One of the biggest issues BrightBox runs into on a consistent basis is out of place, schizophrenic business
writing. Many of our clients come to us with patchwork messaging thrown together from some motley
crue of part time staffers, receptionists, interns and custodians.

Talk about a train wreck! Branding is about image and character. If you’re an oil and gas company, the
last thing you need is flowery poems about the landscape of Northern Ireland.

To give you a better idea, here are five types of speech you probably want to avoid when crafting your
messages.

#1 ELIZABETHAN

Writers trained creatively are into long flowery language meant to convey deep-seeded moods
and emotions. You want to make an imprint in the mind, too… but you don’t want to give off the
impression that you’re living out the plot of a bad movie in which Shakespeare arrives in the 21st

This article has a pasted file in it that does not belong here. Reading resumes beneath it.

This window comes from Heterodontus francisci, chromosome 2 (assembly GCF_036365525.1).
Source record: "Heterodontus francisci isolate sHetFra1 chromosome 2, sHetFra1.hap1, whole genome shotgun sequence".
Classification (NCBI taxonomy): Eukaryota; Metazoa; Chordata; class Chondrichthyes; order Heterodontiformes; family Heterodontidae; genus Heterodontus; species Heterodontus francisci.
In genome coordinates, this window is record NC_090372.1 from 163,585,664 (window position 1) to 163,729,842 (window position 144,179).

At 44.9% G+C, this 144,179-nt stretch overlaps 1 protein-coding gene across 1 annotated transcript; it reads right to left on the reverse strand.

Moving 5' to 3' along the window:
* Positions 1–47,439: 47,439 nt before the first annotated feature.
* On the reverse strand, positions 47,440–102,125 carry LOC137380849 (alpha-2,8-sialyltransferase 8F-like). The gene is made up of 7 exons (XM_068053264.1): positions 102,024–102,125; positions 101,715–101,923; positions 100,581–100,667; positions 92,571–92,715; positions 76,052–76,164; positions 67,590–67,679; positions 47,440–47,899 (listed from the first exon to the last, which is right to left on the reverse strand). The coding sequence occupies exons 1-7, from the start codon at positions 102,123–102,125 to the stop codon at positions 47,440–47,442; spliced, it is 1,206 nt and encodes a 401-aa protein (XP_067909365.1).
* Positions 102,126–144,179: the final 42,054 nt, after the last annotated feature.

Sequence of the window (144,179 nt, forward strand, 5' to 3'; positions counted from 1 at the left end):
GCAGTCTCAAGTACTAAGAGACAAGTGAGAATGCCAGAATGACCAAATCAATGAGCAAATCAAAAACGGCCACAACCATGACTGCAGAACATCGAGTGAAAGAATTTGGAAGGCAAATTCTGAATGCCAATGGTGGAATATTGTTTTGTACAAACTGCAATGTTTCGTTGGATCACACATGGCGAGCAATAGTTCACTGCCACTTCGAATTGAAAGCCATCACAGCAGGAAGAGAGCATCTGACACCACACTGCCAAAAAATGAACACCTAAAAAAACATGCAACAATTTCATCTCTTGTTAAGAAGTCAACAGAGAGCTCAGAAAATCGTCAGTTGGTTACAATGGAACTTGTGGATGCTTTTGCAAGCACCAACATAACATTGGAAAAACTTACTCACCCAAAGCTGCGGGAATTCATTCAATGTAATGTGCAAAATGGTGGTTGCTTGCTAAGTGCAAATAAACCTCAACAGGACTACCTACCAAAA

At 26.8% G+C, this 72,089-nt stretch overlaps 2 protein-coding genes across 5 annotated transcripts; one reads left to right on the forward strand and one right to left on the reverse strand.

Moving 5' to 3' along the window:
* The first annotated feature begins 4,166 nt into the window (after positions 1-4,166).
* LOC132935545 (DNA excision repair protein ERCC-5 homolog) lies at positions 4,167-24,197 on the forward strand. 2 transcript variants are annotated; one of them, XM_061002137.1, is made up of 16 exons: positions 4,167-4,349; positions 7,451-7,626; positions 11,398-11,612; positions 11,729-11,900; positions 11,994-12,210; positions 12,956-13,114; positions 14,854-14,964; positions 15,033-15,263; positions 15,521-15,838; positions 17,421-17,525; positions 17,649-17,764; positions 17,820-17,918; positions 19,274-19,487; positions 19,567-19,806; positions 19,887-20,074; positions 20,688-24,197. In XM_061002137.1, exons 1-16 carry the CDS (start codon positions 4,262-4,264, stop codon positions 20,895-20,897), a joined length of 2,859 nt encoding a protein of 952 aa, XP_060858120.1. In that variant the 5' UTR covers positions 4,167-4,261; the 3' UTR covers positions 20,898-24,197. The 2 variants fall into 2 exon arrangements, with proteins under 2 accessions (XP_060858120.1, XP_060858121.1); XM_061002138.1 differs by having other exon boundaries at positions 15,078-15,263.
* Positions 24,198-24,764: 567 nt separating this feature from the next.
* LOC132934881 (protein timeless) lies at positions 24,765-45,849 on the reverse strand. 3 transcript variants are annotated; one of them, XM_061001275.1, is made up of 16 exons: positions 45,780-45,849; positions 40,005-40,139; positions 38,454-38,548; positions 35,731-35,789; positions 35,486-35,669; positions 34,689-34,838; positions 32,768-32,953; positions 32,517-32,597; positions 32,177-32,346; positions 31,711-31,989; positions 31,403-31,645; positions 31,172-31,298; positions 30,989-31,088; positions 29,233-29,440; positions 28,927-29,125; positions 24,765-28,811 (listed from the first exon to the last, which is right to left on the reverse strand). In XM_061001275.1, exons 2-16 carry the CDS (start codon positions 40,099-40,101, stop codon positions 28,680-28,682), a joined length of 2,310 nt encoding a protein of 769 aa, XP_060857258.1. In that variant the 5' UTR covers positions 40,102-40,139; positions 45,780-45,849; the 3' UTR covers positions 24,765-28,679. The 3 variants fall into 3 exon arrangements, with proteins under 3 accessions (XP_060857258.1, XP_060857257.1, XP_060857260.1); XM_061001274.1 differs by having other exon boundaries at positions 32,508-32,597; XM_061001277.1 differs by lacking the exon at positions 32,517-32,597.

Century after switching bodies with a modern American businessman.

Cut the fluff. Speak like a real, modern person.

#2 TXT SPK

Use complete words. Teenagers use shorthand versions of words because they are easier on the
thumbs. Your business does not survive on text message speak. You work on a keyboard. In case you
didn’t know, you have 26 letters (assuming your company operates in English). Use them.

#3 STREET

Your organization is sophisticated. Don’t dumb down what you do to the level of someone who
stands in front of a convenience store. You’re in an office. When we call offices, we want clear, easy
to understand language, not nifty and interesting slang. Be universal.

#4 ACADEMIA

High level, abstract concepts are great for us to think about… when we’re in college or discussing
postmodern novels. Your customers want to know the value you can bring them and how you can
assist the bottom line. Confusing them with social science hypotheses is a surefire way of closing
their wallets.

#5 TONGUES

Our personal experiences are key to our existence. Giving people a feeling of self-actualization and
understanding is great, but only if you are a church official. Don’t sell enlightenment unless it’s in
the form of functional business knowledge. Hiding your message is the same thing as hiding your
pitch. Don’t hide your cash receptacle if you want to make money.